Article 247 out of 1762
Older people’s housing and care charity Abbeyfield is opening its doors at its homes across the country this Christmas, welcoming isolated older people who would otherwise spend the festive period alone.
The Companionship at Christmas campaign comes as a result of recent survey findings by the charity, which revealed that 90 per cent of older people feel that company is crucial to a good Christmas, with 73 per cent saying that this extends to sharing food in the company of others.
With an estimated 500,000 older people set to spend Christmas alone this year, the charity will be combatting seasonal loneliness by offering free, festive events across its houses nationwide.
Seventy-eight-year-old Mary will be one of those making the most of the activities and companionship on offer.
Despite enjoying her own company, she finds Christmas Day difficult due to her regular clubs closing for the holiday.
She said: “You find yourself thinking even more about the people you’ve loved who aren’t around you anymore and it makes you feel so sad and even more alone.
“I have a lovely daughter who works so hard. Because of her work, she can’t take time off at Christmas so we don’t get to see each other. I know that’s just how it is these days.”
‘Washing up is all part of the fun’
This year, however, she will not be spending Christmas Day alone thanks to Abbeyfield’s Companionship at Christmas campaign.
She added: “I’m looking forward to Christmas – the food, having people around you, even helping with the washing up – it’s all part of the fun and is something I haven’t had for such a long time.”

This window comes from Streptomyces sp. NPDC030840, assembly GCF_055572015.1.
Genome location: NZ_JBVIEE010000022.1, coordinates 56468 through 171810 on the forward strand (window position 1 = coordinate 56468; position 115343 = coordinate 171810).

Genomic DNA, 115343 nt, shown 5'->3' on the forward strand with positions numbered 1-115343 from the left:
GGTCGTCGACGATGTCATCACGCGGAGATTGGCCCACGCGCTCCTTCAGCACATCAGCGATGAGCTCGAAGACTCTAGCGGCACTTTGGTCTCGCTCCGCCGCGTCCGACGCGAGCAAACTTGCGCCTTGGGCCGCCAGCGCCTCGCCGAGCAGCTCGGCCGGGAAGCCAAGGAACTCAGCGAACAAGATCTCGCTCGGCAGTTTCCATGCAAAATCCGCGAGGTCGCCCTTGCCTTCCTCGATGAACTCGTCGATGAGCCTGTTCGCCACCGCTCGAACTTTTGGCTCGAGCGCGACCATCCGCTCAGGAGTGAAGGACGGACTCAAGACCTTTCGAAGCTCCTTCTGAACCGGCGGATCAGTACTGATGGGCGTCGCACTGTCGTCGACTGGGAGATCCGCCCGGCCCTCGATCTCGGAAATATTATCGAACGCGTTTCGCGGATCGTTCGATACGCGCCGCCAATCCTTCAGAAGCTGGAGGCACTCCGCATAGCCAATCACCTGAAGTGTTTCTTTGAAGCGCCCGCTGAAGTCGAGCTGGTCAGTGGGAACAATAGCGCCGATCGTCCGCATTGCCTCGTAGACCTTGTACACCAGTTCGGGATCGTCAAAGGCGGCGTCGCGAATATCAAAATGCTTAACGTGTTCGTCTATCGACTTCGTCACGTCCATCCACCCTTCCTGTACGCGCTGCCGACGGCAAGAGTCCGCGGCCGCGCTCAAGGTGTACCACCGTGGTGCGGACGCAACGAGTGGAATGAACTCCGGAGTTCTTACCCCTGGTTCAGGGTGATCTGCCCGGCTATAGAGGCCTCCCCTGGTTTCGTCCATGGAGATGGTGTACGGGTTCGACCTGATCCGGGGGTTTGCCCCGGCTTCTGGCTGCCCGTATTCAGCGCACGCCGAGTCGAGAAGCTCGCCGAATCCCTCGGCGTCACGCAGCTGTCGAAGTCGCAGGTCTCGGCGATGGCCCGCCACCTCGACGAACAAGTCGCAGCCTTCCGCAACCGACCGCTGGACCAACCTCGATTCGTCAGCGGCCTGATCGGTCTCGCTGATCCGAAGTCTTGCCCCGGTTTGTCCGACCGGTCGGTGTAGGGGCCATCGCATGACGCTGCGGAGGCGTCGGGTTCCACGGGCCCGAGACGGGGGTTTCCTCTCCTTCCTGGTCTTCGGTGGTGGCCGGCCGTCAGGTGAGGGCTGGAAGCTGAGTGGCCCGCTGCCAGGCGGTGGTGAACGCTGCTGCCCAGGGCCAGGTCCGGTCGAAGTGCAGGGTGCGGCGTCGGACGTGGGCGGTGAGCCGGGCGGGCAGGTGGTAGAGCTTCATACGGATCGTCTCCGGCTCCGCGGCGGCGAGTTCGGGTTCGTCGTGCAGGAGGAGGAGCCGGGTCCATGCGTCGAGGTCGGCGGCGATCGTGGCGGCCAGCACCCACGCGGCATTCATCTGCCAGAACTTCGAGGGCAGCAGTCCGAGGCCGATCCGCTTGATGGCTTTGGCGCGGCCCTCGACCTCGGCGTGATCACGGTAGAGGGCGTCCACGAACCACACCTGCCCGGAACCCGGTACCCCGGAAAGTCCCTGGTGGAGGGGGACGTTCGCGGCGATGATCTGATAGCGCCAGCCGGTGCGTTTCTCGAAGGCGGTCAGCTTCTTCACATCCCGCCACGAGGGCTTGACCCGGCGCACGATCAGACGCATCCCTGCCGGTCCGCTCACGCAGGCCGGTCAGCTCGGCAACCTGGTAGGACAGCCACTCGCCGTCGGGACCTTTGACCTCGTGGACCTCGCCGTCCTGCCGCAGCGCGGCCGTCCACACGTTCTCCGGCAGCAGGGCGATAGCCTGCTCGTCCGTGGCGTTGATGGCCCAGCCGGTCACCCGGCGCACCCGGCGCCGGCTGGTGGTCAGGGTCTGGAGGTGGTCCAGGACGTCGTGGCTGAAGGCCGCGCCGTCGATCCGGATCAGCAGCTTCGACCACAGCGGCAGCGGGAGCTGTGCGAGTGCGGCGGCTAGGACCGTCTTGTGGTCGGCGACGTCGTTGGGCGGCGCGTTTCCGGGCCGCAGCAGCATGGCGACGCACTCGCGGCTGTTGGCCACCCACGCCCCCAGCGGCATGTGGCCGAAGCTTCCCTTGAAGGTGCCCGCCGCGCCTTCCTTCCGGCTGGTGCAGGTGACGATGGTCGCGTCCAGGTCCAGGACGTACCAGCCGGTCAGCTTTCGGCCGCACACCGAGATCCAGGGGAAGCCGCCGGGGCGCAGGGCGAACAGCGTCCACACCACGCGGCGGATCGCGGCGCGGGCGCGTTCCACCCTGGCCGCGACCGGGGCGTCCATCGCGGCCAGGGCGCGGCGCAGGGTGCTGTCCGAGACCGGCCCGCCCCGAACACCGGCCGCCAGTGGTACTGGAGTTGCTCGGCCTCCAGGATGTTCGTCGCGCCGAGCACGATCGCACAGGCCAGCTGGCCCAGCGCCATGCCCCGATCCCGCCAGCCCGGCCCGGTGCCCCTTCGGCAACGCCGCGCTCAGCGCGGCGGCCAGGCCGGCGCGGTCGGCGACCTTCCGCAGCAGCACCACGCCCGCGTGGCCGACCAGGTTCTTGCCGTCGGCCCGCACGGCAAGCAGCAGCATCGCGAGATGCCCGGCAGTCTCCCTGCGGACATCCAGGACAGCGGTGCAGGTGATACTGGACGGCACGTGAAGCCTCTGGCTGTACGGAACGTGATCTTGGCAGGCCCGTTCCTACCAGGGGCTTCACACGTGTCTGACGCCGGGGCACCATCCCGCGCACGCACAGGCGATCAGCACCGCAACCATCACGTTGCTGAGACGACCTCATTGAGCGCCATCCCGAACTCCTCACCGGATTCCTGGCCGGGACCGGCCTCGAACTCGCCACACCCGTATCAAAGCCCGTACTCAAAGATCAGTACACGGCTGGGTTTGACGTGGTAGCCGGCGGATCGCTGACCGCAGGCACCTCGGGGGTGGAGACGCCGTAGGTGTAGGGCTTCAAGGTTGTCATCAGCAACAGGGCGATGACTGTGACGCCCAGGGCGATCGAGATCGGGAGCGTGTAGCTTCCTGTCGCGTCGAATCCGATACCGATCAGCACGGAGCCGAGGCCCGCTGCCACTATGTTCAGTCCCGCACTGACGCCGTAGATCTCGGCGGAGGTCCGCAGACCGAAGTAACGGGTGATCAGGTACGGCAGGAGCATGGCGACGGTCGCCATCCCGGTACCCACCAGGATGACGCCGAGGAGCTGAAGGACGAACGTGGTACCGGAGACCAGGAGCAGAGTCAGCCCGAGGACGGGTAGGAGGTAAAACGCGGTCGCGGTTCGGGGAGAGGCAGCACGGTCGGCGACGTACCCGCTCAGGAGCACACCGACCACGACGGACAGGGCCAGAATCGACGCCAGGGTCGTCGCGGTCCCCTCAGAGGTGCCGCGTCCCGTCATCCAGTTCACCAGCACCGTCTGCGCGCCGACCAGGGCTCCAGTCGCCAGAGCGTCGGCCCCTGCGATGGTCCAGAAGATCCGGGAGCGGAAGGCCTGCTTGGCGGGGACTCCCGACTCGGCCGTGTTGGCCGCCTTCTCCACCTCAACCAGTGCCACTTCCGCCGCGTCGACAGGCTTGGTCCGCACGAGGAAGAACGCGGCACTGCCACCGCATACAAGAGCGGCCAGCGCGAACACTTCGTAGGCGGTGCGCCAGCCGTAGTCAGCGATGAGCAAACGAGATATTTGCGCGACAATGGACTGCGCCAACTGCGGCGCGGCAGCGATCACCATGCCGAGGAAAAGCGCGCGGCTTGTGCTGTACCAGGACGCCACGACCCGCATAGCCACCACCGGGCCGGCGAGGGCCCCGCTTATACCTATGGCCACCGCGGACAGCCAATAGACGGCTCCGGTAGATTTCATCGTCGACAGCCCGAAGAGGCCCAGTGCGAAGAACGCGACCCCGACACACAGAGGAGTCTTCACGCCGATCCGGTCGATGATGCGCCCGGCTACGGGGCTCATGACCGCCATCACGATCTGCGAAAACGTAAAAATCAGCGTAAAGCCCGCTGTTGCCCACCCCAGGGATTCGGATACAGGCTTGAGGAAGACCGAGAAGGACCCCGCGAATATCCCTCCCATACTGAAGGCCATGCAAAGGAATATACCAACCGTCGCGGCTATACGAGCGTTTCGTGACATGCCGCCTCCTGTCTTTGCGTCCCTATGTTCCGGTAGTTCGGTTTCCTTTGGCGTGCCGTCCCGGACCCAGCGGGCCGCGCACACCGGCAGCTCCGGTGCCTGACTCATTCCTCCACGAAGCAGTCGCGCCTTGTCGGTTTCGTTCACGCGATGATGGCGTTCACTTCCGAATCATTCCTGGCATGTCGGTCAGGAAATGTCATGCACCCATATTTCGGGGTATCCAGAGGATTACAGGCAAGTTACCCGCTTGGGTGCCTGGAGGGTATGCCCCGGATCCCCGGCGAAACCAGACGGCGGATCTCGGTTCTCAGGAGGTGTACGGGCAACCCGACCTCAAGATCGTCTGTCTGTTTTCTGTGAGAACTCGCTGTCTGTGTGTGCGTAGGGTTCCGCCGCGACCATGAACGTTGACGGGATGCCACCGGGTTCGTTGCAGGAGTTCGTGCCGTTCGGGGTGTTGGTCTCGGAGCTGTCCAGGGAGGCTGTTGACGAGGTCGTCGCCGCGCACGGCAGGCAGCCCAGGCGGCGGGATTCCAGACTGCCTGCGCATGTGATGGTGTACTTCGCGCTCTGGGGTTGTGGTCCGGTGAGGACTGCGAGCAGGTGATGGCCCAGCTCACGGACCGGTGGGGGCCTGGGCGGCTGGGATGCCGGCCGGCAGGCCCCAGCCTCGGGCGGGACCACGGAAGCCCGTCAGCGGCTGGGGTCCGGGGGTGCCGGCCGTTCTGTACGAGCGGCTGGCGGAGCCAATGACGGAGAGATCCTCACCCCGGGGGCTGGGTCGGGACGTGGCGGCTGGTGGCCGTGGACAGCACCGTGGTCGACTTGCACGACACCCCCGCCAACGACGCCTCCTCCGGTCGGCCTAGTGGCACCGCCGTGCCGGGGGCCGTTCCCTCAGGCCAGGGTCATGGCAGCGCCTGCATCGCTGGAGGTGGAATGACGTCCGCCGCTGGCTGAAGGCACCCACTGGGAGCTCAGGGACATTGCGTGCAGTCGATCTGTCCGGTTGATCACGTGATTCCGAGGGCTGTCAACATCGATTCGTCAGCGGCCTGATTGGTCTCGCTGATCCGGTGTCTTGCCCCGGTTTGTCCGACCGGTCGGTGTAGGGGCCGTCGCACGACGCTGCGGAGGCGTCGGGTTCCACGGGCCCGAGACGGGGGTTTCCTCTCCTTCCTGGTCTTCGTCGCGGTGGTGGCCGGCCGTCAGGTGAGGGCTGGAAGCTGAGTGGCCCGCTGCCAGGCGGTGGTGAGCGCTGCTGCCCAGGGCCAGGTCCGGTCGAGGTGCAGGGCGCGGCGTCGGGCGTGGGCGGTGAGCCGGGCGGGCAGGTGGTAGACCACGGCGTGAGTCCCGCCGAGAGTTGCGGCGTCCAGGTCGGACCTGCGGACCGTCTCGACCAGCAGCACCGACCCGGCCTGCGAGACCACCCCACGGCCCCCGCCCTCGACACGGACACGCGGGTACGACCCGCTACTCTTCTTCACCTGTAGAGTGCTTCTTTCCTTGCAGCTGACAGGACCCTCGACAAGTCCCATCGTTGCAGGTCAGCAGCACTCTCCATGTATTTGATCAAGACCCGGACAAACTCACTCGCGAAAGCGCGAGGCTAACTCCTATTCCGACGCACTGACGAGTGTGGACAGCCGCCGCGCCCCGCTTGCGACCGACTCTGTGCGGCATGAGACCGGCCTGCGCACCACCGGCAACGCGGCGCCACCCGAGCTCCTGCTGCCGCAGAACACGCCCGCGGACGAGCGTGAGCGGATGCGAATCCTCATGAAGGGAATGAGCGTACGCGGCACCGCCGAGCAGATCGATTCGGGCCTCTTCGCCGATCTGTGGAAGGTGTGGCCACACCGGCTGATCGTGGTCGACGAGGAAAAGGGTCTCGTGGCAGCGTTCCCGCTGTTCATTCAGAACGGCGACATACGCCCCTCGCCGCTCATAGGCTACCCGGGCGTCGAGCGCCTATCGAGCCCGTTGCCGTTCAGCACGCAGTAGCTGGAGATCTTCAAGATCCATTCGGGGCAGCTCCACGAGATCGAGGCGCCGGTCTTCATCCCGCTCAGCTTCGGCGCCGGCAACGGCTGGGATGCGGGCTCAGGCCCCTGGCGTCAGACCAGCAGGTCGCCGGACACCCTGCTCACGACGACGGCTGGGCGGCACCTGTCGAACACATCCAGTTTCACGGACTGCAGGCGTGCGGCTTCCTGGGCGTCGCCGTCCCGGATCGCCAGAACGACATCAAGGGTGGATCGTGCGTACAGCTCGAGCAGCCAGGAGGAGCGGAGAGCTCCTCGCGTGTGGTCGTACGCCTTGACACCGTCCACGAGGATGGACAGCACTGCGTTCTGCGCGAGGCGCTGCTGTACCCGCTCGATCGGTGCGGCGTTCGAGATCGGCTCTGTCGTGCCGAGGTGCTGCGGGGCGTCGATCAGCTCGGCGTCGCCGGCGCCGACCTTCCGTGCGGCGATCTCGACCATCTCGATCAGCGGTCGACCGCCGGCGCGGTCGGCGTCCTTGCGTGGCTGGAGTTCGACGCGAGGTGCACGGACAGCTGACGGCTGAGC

Events will include Christmas baking clubs, pub lunches, mince pies and carols, Christmas Day lunches, and even overnight stays for those who would otherwise be waking up to an empty house on the day.
Abbeyfield charity was first founded in 1956 to counter isolation and loneliness in older people. Now celebrating its 60th anniversary, the charity continues to do all it can to counter the “growing epidemic” of loneliness at Christmas.
An alternative to the ‘crushing’ loneliness and ‘painful’ memories often experienced at Christmas
Natasha Singarayer, chief executive of Abbeyfield, said: “Enjoying a fun-filled Christmas surrounded by family and friends is something we often take for granted.
“It’s heart-breaking to think that for an estimated 500,000 older people across the UK, Christmas is a time of crushing loneliness and isolation, intensifying painful memories of lost loved ones, bereavement and the fear and stigma of being alone and a burden to others.
“Companionship at Christmas will be providing just that – warmth, friendship, and of course great food – during the festive period and beyond.
“We hope as many people as possible will find Companionship at Christmas with us in 2016, enjoying friendship, laughter and festive food in the company of others.”